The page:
Stewart Segal outlines the response of the Association of Employment and Learning Providers to the IPPR’s Remember the Young Ones: Improving Career Opportunities for Britain’s Young People report.
The report from IPPR sets out a number of recommendations to address the continuing issue of high levels of youth employment.
There is no easy solution to the issue and we agree that changes have to be made throughout the system including the advice and guidance given to young people at schools and colleges and the qualifications that are available to provide effective routes into employment.
The routes into work for young people need to be much clearer with successive governments creating initiative after initiative which have good intentions but which tend to complicate the options.
Traineeships should become the main offer for young people. The flexible design allows a personalised approach and the focus on basic skills such as English and maths and work experience is exactly what young people need.
The restrictions on eligibility for the programme and the restrictions on which providers can deliver the programme need to be reviewed to really improve the opportunities for young people.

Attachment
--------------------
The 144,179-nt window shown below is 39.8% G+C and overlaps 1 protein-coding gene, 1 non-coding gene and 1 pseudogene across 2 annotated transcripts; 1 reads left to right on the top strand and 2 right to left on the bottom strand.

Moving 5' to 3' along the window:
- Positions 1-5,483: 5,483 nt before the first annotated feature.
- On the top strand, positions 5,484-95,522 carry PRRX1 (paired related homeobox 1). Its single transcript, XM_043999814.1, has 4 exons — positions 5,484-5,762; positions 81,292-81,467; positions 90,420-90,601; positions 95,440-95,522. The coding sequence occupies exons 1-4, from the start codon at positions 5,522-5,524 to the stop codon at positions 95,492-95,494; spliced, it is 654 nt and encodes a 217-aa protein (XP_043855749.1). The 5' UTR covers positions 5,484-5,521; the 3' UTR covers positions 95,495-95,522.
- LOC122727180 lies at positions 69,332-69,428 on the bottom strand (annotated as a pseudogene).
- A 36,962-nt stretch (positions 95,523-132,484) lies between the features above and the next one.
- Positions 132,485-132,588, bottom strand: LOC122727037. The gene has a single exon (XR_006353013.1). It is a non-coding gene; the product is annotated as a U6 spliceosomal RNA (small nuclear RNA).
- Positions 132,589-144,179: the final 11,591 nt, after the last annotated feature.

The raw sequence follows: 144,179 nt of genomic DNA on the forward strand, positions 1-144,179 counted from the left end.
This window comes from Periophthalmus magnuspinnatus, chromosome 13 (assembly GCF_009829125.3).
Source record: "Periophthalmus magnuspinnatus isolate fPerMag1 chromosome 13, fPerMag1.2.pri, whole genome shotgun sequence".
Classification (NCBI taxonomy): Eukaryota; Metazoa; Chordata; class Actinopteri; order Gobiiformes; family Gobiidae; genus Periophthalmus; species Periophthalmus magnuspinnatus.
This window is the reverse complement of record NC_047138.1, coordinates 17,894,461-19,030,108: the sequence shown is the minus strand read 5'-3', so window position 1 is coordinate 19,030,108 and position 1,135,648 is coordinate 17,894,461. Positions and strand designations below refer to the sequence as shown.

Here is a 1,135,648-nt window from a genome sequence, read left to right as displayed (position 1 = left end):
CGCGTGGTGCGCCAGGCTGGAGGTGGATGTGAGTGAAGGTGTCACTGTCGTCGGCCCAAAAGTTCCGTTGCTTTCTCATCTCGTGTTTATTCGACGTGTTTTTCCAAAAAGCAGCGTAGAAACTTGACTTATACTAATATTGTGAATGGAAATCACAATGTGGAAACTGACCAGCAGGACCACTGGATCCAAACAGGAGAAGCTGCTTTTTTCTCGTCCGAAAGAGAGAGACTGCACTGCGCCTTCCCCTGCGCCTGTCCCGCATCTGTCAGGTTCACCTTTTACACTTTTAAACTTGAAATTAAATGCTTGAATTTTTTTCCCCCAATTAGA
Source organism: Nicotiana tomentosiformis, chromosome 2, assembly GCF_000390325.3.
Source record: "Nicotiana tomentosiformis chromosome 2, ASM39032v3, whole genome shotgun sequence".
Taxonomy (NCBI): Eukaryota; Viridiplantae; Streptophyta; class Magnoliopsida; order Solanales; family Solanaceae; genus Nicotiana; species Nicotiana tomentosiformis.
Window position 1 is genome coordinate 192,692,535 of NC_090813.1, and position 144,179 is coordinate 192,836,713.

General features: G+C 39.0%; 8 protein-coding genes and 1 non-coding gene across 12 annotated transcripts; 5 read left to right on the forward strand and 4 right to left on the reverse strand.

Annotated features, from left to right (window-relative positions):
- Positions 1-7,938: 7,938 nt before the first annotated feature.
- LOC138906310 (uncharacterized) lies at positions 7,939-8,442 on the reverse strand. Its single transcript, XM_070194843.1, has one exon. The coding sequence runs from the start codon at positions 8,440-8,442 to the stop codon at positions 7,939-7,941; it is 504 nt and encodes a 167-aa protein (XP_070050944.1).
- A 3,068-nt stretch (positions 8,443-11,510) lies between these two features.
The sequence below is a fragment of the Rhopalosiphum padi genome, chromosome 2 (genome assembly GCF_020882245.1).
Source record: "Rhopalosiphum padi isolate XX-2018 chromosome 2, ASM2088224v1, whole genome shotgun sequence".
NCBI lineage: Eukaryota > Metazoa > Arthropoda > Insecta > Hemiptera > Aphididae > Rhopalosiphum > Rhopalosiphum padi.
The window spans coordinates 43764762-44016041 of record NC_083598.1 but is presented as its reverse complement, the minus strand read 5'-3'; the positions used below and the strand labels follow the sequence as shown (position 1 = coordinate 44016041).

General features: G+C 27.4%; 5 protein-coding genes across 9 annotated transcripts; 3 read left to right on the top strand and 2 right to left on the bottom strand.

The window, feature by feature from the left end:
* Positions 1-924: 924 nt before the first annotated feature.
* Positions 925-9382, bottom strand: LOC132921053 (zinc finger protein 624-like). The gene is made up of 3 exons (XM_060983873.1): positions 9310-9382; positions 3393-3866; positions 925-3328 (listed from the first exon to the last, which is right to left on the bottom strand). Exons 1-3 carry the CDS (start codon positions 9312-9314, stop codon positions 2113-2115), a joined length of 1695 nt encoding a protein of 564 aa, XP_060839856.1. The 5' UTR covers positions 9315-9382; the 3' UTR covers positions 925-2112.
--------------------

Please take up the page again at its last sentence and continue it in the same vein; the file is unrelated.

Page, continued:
Apprenticeships continue to provide an important, but not the only, route into sustainable employment and the IPPR report recognises the success of the programme. However, removing the level two programmes will reduce the opportunities for many young people.
We agree that every young person should have a progression route available to a level three job, but not everyone will have that opportunity from day one.
Similarly, apprenticeships should be available for those older people who need to improve their basic skills and the apprenticeship gives them this structured approach to work-based learning.
We need more not less investment in the apprenticeship programme and an all-age, all-level, all-sector approach continues to build the understanding and credibility of the programme.
Like IPPR we welcome the involvement of employers in reviewing the existing apprenticeship frameworks, but we are very concerned that the proposed changes will reduce and not increase the numbers of employers offering apprenticeship places to young people.
We do not necessarily agree with all of the IPPR recommendations, but we agree the need for an integrated approach to youth unemployment.
We have emphasised the need to build on the success of traineeships and apprenticeships, but we should ensure that providers involved in the delivery of the Work Programme integrate their offerings and the benefits system is flexible enough to ensure those opportunities can be taken.
Training providers, including colleges, are key to integrating these many initiatives and programmes to ensure young people have the opportunity to take these routes into work.